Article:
The Tides are changing — aren’t they?
This month’s culprit? Tide.
In this terrifyingly traditional commercial, a dainty mother expresses distaste at her daughter’s interest in “hoodies,” “cargo shorts,” and “car garages.” The mother bemoans the fact that, although her daughter’s clothes were washed with crayons, the stains were gone thanks to Tide.
Oh, the agony! God forbid a young girl expresses even the slightest interest in defying gender stereotypes.
I’m sure many of you have recognized the media attention this ad has been gaining in the past weeks – so why bring it up now? The truth is, the most horrifying aspect is not the ad itself, but how people are reacting to it.
Sure, there were a few comments on the site that were music to my ears. “Get back to me when it’s the dad doing the laundry” was one of my personal favorites. But of the varied opinions expressed in the “Comments” Section, 13 of 20 are in support of / defense of the video. Some of their reactions?
“This commercial is too cute!”
“This is a non-issue… pollution, crime, racism are REAL issues.”
“KUDOS to Tide’s advertising for their creativity!”
Um… what? What is cute about a mother publicly disparaging her daughter’s affinity for “boy” clothes? Why is sexism a non-issue? Is Tide really so desperate for “creative advertising” that they must resort to gender stereotypes to get the point across?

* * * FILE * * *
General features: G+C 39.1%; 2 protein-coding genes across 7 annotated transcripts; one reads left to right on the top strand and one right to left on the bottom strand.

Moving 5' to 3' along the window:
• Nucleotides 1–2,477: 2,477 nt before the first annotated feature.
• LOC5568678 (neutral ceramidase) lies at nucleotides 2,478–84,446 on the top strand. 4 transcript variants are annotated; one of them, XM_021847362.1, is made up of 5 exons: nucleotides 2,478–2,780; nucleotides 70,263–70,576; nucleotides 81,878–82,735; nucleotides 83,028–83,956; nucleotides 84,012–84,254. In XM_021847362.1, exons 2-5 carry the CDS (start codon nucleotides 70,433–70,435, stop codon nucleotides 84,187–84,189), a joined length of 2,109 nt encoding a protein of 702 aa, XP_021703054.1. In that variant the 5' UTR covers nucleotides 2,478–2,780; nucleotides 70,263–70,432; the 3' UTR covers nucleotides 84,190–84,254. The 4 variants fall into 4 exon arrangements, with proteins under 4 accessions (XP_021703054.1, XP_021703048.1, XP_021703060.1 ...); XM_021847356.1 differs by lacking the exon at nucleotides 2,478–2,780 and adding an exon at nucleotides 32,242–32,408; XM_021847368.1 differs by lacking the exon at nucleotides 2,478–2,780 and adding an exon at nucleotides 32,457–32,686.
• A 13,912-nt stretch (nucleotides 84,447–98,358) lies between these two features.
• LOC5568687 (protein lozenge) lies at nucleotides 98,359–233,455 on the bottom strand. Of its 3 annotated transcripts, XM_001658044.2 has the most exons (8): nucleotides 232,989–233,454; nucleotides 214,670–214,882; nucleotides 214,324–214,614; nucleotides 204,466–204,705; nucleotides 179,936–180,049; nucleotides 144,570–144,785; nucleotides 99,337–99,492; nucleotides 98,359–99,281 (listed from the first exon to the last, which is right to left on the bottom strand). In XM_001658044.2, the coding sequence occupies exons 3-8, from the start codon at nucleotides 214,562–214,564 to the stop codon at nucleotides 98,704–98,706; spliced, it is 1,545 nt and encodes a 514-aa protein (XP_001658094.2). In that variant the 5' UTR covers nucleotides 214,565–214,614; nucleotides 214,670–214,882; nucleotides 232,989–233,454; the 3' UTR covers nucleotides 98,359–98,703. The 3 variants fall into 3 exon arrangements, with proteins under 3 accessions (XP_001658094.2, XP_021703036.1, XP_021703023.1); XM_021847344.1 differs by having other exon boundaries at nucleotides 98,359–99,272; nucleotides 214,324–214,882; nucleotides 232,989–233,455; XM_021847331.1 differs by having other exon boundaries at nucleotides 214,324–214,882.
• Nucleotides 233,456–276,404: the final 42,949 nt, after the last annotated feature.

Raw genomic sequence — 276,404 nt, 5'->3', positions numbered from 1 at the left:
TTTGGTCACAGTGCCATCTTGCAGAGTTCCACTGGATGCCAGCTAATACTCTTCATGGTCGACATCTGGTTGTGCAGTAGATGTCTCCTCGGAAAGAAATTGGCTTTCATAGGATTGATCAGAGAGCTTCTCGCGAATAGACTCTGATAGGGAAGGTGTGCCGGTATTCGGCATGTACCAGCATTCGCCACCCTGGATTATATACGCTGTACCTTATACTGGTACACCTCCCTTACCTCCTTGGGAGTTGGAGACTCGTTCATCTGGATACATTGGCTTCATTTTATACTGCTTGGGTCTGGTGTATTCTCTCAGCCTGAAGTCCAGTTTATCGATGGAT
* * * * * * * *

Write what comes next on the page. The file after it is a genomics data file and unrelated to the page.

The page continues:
A commenter named Brandee Benoy brings up an interesting point: “This commercial is a satire!”
We could spend paragraphs arguing about whether or not this commercial is a satire (and trust me, we’re not taking this lightly–tell us in the comments what you think!), but let me ask you this: would a five-year-old girl watching this commercial understand its “satirical” connotations?
Most five-year-olds have never even heard of the world “satire,” much less understand the concept. To an average five-year-old, this video expresses two very distinct messages: one, a “mother” wears pink, does laundry, and takes care of children, and two, girls who wear “hoodies,” and “cargo shorts” are disappointments to their mothers.
Whether or not these sentiments are expressed in a satirical way is not the issue; they are being consumed by children too young to fully grasp the irony therein.
When 13 out of 20 viewers see these commercials as positive forces, we know something’s out of balance. Even worse, many of the pro-commercial commenters were mothers and parents. If these are behaviors parents mimic in their own homes, more children will grow up within strict gendered boundaries – and that’s not okay.
–Hailey is a first-year undergrad at Brandeis University. She loves writing music, eating chocolate, and combatting gender inequity on a daily basis